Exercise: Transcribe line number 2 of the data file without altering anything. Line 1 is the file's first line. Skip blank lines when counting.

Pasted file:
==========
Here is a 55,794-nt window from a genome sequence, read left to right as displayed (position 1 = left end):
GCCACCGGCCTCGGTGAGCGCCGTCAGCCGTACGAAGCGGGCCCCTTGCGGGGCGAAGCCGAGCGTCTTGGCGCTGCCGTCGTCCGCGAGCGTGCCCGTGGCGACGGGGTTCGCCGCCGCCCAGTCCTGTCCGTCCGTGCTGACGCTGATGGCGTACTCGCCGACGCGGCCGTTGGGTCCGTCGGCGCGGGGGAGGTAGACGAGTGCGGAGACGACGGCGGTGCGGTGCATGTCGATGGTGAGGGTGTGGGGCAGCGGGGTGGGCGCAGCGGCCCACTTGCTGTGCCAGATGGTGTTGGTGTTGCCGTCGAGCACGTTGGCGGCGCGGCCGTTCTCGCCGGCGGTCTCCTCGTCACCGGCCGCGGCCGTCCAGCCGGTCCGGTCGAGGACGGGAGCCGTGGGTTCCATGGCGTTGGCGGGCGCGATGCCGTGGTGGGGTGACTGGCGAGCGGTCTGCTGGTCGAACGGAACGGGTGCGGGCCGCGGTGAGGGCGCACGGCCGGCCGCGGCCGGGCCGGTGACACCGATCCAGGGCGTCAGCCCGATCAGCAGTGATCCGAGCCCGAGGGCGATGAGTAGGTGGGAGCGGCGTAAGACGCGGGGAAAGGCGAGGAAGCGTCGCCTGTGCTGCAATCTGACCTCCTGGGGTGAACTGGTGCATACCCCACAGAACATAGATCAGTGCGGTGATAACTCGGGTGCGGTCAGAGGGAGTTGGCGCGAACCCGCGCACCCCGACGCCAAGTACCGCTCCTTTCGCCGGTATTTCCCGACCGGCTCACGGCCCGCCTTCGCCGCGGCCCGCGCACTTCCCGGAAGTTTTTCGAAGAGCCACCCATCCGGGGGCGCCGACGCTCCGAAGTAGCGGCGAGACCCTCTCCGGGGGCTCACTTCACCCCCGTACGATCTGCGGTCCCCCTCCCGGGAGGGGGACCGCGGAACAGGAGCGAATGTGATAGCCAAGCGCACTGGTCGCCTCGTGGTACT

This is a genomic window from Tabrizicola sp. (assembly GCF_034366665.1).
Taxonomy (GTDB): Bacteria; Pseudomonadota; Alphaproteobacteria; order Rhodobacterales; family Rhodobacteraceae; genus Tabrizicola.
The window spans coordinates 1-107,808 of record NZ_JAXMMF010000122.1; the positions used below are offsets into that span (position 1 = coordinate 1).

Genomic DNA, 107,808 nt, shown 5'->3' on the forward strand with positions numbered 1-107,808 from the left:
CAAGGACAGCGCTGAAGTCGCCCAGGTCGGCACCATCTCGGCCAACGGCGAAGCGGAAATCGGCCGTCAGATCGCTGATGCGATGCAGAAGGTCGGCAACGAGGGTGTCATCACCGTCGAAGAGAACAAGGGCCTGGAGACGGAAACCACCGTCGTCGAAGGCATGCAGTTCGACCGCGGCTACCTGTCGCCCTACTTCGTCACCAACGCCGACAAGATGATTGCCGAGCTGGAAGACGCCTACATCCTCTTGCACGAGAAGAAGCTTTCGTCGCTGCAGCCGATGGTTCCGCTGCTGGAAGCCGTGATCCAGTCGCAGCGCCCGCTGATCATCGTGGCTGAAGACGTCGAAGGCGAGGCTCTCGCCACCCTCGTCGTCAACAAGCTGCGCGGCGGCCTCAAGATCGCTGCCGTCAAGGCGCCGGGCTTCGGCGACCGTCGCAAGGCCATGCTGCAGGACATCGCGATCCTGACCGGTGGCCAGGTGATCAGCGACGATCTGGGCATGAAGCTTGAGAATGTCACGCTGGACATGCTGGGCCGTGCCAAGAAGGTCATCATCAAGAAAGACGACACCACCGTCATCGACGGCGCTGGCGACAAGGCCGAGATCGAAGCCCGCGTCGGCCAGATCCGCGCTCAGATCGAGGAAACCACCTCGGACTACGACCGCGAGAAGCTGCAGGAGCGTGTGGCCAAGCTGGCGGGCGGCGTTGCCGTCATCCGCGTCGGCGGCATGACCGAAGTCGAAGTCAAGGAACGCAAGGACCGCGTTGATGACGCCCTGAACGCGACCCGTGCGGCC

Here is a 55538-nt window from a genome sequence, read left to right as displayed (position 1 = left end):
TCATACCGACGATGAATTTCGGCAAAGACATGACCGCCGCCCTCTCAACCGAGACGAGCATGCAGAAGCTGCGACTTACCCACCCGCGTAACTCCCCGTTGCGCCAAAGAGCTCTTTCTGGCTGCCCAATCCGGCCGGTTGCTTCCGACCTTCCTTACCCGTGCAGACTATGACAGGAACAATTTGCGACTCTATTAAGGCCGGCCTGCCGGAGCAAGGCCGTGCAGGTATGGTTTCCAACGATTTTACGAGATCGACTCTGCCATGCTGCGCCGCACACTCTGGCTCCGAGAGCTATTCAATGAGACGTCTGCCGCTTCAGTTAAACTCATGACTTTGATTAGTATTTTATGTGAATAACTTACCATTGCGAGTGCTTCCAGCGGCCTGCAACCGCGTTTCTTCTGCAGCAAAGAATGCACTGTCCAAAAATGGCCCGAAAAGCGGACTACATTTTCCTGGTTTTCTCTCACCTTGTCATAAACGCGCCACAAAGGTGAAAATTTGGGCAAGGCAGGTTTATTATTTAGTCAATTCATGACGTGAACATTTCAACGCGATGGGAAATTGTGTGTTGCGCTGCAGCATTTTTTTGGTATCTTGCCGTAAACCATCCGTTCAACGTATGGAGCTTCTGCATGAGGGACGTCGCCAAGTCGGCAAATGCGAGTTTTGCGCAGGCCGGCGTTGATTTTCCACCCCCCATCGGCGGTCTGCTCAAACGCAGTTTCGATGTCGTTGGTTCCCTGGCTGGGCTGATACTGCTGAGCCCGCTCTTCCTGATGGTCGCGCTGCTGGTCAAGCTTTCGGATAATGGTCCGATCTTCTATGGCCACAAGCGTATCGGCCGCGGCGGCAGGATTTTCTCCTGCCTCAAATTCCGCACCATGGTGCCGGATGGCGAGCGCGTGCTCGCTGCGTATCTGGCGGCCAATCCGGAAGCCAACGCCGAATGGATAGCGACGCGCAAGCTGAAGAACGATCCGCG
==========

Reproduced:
GCCACCGGCCTCGGTGAGCGCCGTCAGCCGTACGAAGCGGGCCCCTTGCGGGGCGAAGCCGAGCGTCTTGGCGCTGCCGTCGTCCGCGAGCGTGCCCGTGGCGACGGGGTTCGCCGCCGCCCAGTCCTGTCCGTCCGTGCTGACGCTGATGGCGTACTCGCCGACGCGGCCGTTGGGTCCGTCGGCGCGGGGGAGGTAGACGAGTGCGGAGACGACGGCGGTGCGGTGCATGTCGATGGTGAGGGTGTGGGGCAGCGGGGTGGGCGCAGCGGCCCACTTGCTGTGCCAGATGGTGTTGGTGTTGCCGTCGAGCACGTTGGCGGCGCGGCCGTTCTCGCCGGCGGTCTCCTCGTCACCGGCCGCGGCCGTCCAGCCGGTCCGGTCGAGGACGGGAGCCGTGGGTTCCATGGCGTTGGCGGGCGCGATGCCGTGGTGGGGTGACTGGCGAGCGGTCTGCTGGTCGAACGGAACGGGTGCGGGCCGCGGTGAGGGCGCACGGCCGGCCGCGGCCGGGCCGGTGACACCGATCCAGGGCGTCAGCCCGATCAGCAGTGATCCGAGCCCGAGGGCGATGAGTAGGTGGGAGCGGCGTAAGACGCGGGGAAAGGCGAGGAAGCGTCGCCTGTGCTGCAATCTGACCTCCTGGGGTGAACTGGTGCATACCCCACAGAACATAGATCAGTGCGGTGATAACTCGGGTGCGGTCAGAGGGAGTTGGCGCGAACCCGCGCACCCCGACGCCAAGTACCGCTCCTTTCGCCGGTATTTCCCGACCGGCTCACGGCCCGCCTTCGCCGCGGCCCGCGCACTTCCCGGAAGTTTTTCGAAGAGCCACCCATCCGGGGGCGCCGACGCTCCGAAGTAGCGGCGAGACCCTCTCCGGGGGCTCACTTCACCCCCGTACGATCTGCGGTCCCCCTCCCGGGAGGGGGACCGCGGAACAGGAGCGAATGTGATAGCCAAGCGCACTGGTCGCCTCGTGGTACT